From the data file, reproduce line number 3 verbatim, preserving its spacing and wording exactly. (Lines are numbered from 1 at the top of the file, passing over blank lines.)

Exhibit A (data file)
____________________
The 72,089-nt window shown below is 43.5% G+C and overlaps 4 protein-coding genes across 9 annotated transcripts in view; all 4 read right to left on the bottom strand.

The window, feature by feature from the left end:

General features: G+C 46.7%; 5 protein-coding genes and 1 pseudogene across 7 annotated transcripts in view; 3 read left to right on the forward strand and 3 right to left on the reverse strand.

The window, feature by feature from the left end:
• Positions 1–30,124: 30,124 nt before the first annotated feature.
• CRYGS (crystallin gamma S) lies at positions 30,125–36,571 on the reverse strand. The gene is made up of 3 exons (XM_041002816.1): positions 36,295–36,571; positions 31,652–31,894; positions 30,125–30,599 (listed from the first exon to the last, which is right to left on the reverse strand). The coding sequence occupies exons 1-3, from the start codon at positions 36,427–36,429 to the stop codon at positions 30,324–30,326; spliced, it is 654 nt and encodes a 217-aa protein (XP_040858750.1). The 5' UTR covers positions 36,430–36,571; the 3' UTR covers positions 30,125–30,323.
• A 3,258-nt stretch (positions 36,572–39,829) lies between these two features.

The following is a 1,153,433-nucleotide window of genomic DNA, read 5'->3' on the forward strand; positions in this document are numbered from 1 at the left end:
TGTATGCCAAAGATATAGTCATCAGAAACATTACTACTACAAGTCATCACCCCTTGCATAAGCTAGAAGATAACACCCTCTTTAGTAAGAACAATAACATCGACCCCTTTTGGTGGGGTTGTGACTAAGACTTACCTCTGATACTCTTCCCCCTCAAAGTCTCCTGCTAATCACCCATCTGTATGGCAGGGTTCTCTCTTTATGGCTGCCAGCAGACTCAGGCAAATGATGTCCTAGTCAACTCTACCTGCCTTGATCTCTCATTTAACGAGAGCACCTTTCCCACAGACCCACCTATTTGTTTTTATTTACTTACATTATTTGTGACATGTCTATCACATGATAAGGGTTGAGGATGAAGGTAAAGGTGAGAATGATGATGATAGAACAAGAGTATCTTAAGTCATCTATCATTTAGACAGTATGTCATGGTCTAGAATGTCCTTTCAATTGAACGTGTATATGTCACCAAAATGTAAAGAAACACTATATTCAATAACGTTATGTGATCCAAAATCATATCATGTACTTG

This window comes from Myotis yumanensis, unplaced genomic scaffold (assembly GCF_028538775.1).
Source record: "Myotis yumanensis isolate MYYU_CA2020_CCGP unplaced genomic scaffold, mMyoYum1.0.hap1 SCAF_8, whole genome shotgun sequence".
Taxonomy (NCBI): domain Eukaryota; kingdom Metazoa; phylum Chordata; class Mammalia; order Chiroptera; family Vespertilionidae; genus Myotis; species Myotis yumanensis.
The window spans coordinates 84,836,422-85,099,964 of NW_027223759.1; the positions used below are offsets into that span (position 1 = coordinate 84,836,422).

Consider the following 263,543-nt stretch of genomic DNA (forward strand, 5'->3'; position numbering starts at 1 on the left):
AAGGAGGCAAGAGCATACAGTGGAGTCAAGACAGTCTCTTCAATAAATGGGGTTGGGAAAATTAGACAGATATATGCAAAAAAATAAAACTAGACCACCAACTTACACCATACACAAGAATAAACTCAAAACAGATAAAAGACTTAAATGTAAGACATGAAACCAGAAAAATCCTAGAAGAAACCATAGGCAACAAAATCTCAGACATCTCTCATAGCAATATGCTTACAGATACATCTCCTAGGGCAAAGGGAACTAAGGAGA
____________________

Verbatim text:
General features: G+C 46.7%; 5 protein-coding genes and 1 pseudogene across 7 annotated transcripts in view; 3 read left to right on the forward strand and 3 right to left on the reverse strand.